An individual may have been negligent for having failed to engage competent U.S. tax advisors, but absent affirmative steps taken to conceal income or otherwise avoid paying U.S. taxes, that individual is unlikely to have engaged in criminal tax behavior. This person should explore alternative compliance programs that deal specifically with unreported foreign assets and income.

2) Taxpayers who have engaged in other criminal acts and aren’t willing to disclose the full scope of their conduct.

Any individual who has engaged in criminal acts related to tax noncompliance, but whose conduct also exposes that person to non-tax criminal liability and who, for that reason, is unwilling to provide a complete discussion of the facts relevant to his tax noncompliance, should not apply.

It is critical that a taxpayer provides a detailed narrative that describes the facts surrounding the tax noncompliance; providing less than a full story can result in removal from the program and criminal prosecution.

For some, it may be difficult to provide a complete story of a tax violation without also revealing other non-tax related criminal behavior, such as wire fraud.

The confidentiality of taxpayer return information, including information provided through the program, is generally protected by Section 6103 of the Internal Revenue Code.

Notwithstanding this general rule, the IRS is permitted to share information provided by a taxpayer through the program with state tax agencies and certain federal agencies for non-tax purposes, including for purposes of investigating non-tax crimes.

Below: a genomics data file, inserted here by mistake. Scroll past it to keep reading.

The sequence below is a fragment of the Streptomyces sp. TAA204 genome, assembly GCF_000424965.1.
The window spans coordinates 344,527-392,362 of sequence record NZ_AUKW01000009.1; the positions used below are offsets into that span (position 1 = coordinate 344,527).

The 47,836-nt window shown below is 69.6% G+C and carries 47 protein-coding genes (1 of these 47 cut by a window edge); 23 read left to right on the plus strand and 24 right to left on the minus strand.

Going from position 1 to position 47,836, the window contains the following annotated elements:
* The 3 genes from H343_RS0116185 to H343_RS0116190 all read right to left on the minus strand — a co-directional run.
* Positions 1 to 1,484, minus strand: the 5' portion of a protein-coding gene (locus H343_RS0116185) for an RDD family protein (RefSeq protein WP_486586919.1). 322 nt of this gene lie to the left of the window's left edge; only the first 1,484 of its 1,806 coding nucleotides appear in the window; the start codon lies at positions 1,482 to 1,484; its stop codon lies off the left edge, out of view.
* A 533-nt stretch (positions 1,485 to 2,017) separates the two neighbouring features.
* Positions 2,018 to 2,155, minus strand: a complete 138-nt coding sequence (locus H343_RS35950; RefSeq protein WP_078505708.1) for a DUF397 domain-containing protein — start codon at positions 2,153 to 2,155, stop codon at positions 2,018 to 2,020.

Taxpayers should carefully assess the risks of such disclosure with the help of counsel in assessing whether participation in the program is appropriate.

3) Taxpayers who are unwilling to fully cooperate with the IRS.

Other taxpayers who may feel comfortable disclosing their own tax noncompliance but may be unwilling to provide details related to their professional advisors who were involved in the noncompliance shouldn’t apply.

Form 14457 instructions are clear. Those who participate in the program must disclose information about third-party service providers who assisted the taxpayer during the years at issue, and must cooperate with the government in an investigation of those “professional enablers.”

The investigation of professional enablers remains a high priority of criminal tax enforcement, so this requirement should not be taken lightly.

Additional Protections

In assessing a taxpayer’s options, discussions likely will involve sensitive issues for which privilege and confidentiality may be in the taxpayer’s best interest. Taxpayers considering their options and non-attorney advisors would be well-served to retain the services of an attorney sooner rather than later.

Communications involving third party advisors, such as accountants, may in certain cases be protected under an extension of the attorney-client privilege known as the Kovel doctrine. For this privilege to apply, however, the purpose of the third-party communication must be to assist the attorney in providing legal advice.

In this respect, courts are more likely to find that privilege attaches when the third party interprets information or otherwise assists the attorney in understanding the situation and issues involved, as opposed to acting in other capacities, such as providing accounting services, tax return preparation services, factual information, or independent tax advice.

Accordingly, taxpayers should exercise caution in communications with their non-attorney advisors, particularly with regard to tax compliance issues.

Henry Bubel is of counsel, Jenny Longman is counsel, and Tiffany Tam is an associate in Patterson Belknap Webb & Tyler’s Tax group; Daniel Ruzumna is a partner in Patterson Belknap’s White Collar Defense and Investigations group.